JOHN ROE . I am shopman to William Greenwood , linen-draper, Farringdon- street. On the 31st of March, between four and five o'clock in the afternoon, the prisoners came into the shop together; Howell asked to see some printed cottons, which Mr. Greenwood showed her, in my presence - she bought a yard, which came to 3 1/2d., and paid for it; this cotton was on the counter - I told Mr. Greenwood I had my suspicions, and he stopped them in the shop, and said he suspected they had taken something - they denied it; they were brought further into the shop, and while a person was sent for an officer, Glover dropped this piece of cotton from under her dress - she had not asked to see any thing; I took it up - she said she had not dropped it, but I saw it drop from her.
ABRAHAM CRAWLEY . I am a constable. I received the prisoners in charge.(Property produced and sworn to.)
Howell's Defence. He called us back. and asked if we had the print - I saw him pick it up between the two counters.
Glover's Defence. He went to the window as if to take something out, then came back, and took up the print from between the counters.
JOHN ROE . I was not a yard from her, and I saw her drop it.
GLOVER - GUILTY . Aged 16.
Transported for Seven Years .
THOROGOOD - NOT GUILTY .
HOWELL - NOT GUILTY .

 

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Also as mentioned previously, another convict by the name of William Harris, came from Bristol, England. He stole two sheep in 1849 . Also in 1849 he wounded a man called John Lucas with a knife in Gloucester. At age 21 on 7th Aug 1849 he was tried, convicted and transported to Van Diemans Land for 7 years. He spent two years on a hulk in the Thames and later arrived in Australia on 20 March 1852 on board the 'Aboukir'. (CON30671/2)

Ellen Curley (nee Fitzgerald) was 22 years of age when she murdered her child from a previous marriage to Peter Curley and was transported for 'Life' to Van Diemans Land. She arrived on 1 Sep 1852 in the ship "Martin Luther". Finally she was granted a pardon and gave birth to 5 more children with William Harris. William and Ellen are also my great-great grandparents. Their five children were called ,... Ann, William John, Ellen, Susan and Elizabeth.

Some more information on William Harris.


3 Nov 1852 while working at the Lunatic Assylum, New Norfolk - Drunk and resisting a constable - 14 days solitary.
9 Aug 1853 Ticket of Leave granted.
26 Sept 1853 Permission to marry Ellen Curly was granted.
25 Jul 1854 Conditional Pardon approved.

Some more information on Ellen Fitzgerald-Curley

 

Ellen Fitzgerald was born in Limerick Ireland in 1829 to parents James FITZGERALD and Ellen ROCHE. (James & Ellen were married on 2 March 1824 at Buttevant, Ireland.
Her siblings were John Fitzgerald b.1825; Patrick Fitzgerald b.1832 and Ann Fitzgerald b.1837.
Now, I do not know what date Ellen married Peter CURLEY (an Army officer), but there was a girl born on 1st March 1846 called Sarah Curley.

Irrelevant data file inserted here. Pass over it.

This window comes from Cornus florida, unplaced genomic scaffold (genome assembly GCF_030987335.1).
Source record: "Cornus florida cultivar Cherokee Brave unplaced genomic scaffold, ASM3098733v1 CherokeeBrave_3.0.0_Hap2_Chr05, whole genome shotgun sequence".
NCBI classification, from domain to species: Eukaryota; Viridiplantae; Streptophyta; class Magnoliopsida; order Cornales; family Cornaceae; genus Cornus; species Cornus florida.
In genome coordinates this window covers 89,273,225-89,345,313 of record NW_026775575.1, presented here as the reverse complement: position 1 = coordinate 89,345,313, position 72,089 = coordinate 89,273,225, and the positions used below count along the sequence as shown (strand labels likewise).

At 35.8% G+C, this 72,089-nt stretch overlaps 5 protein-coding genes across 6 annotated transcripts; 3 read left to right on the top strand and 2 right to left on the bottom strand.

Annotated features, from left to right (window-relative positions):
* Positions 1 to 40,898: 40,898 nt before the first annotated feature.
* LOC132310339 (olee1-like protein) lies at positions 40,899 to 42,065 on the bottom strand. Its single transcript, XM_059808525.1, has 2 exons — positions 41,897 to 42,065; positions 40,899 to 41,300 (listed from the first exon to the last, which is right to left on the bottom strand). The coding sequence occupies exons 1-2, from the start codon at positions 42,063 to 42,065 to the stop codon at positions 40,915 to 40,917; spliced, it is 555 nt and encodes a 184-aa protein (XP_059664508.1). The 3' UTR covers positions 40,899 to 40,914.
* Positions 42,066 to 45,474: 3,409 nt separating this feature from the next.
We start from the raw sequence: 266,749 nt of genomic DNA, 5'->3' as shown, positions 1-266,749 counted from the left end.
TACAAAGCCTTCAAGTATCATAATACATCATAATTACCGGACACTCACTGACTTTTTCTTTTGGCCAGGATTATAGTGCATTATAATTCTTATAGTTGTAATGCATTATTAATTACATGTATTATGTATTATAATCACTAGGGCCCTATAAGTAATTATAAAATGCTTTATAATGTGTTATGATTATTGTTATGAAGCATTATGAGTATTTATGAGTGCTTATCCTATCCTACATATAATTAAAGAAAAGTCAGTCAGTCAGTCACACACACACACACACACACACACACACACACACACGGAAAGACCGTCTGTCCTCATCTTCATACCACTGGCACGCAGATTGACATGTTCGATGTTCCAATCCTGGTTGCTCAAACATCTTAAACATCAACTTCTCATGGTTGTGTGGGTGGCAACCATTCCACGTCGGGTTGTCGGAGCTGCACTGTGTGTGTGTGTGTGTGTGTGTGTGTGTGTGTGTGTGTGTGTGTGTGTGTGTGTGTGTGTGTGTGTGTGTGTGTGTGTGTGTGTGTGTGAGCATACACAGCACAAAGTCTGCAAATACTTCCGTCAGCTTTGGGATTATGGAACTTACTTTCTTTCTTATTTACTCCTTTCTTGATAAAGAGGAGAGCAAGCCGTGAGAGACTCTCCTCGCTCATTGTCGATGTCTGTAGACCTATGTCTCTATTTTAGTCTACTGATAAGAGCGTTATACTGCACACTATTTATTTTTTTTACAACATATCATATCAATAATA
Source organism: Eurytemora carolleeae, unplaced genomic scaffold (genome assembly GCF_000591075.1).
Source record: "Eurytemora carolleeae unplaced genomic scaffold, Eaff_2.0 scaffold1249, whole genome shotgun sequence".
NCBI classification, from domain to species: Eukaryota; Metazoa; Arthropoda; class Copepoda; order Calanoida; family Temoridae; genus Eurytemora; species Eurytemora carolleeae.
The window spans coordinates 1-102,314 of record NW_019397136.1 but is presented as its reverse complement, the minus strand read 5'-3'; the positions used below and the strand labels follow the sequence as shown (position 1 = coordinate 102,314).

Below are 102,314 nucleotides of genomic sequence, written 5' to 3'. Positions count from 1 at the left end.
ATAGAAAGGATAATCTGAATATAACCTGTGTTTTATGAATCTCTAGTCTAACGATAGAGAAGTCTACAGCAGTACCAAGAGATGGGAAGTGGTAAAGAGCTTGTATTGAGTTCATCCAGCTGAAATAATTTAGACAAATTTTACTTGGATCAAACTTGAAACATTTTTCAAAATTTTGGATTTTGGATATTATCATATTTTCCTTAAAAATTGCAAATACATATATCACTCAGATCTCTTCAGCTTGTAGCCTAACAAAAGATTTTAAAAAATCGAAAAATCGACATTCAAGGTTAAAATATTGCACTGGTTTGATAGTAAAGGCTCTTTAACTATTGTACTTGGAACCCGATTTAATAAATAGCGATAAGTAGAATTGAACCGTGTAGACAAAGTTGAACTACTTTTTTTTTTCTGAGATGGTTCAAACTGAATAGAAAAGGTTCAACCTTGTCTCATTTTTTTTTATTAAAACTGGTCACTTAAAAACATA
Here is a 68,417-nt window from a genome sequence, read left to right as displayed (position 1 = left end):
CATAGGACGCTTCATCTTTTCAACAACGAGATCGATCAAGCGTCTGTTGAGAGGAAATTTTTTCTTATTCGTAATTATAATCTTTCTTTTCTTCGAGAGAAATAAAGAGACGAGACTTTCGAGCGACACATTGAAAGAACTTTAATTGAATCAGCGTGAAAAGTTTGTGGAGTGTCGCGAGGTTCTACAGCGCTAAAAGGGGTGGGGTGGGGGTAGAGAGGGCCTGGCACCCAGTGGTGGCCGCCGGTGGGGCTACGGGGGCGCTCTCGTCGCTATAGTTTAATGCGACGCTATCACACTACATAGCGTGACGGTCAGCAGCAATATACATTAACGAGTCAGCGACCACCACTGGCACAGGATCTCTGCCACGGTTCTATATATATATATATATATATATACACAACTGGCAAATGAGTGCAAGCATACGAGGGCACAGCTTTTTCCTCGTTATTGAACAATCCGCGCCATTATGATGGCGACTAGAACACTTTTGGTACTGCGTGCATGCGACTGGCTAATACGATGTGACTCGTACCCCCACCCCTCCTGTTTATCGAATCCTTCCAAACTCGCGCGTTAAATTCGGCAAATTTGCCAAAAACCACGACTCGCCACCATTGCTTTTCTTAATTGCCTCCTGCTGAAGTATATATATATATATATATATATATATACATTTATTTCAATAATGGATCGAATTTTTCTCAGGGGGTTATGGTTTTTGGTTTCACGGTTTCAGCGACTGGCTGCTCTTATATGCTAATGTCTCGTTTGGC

In 1850 Ellen was living at Buttevant, County Cork.
Ellen was a laundress and whilst still married to Peter Curley, had an affair with Amos Brooks about Feb/Mar of 1849. 
Ellen gave birth to a baby girl while her husband was on overseas duty. On 8th Jan 1850 she with the help of an accomplice Catherine Hennesey murdered her 2 month old baby girl and buried her under a pile of stones in a deserted house. As a result, she was sentenced to death in County Cork. This was commuted to transportation for 'Life' in Van Diemans Land leaving Ireland on 8 June 1852 and arriving on 1 Sep1852 in the ship 'Martin Luther'. (Record No: 5089 Ireland -Australia Transportation -National Archives) CON 16580
In Sep 1853 she was given permission to marry William Harris.
On 4 Sep 1855 Ellen applied for a Ticket of Leave but was not eligible.
Finally she was granted a pardon. 
Ellen left one daughter Sarah from her previous marriage to Peter Curley with her mother in Ireland, then had 5 more children to William Harris in Tasmania.

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WOW !!!  What a background. Seven convicts in the family tree. When I think about it, if any one of these people had not committed their crime (petty or serious), I would not be alive today. It was all meant to happen.

Of course many others who are linked to the 'Burnell' family, arrived as free passengers to Australia in the early 1800's and settled in South Australia, Tasmania and New South Wales. As time went by, a number re-located to Western Australia and the tropical, warmer State of Queensland.

The South Australian Burnells originally came from Yorkshire, and became heavily involved in the fast-growing wool industry. One man called George Burnell was extremely clever when he invented and patented the first wool-washing and drying machine in Australia. A book called "The Burnell Family" written by Fanny Lincoln explains in detail, this line of Burnells.

The Tasmanian Burnells and in particular, my grandfather Cyril Burnell was involved in the manufacture of high class, hand-made 'Victorian' era furniture and upholstery.  As mentioned before, my great grandfather, Henry Charles Burnell worked for the Charles Davis Emporium (the largest hardware and iron-monger store in Hobart) around 1900. At one time he also managed 'The Baths' (public swimming pool) which was located at the Northern most point of the city of Hobart on the Derwent River.

Later during the 1920's, my grandparents Cyril Henry Burnell and Elizabeth Bennet Cleary with their two sons Fred and Roy, re-located to Chatswood, New South Wales, where they continued their furniture business until retirement. They then moved to Narrabeen, a beachside suburb on the northern side of Sydney.

As a result, I however, grew up in Sydney and knew very little about my heritage until I paid a visit to Tasmania in 2005. This was where I discovered a wealth of information through the Archives Office in Hobart and quite by chance, a long lost relative, Judy Dixon. We both happen to share the same great grand-parents. I've since discovered other 'distant' relatives in various parts of Australia and England.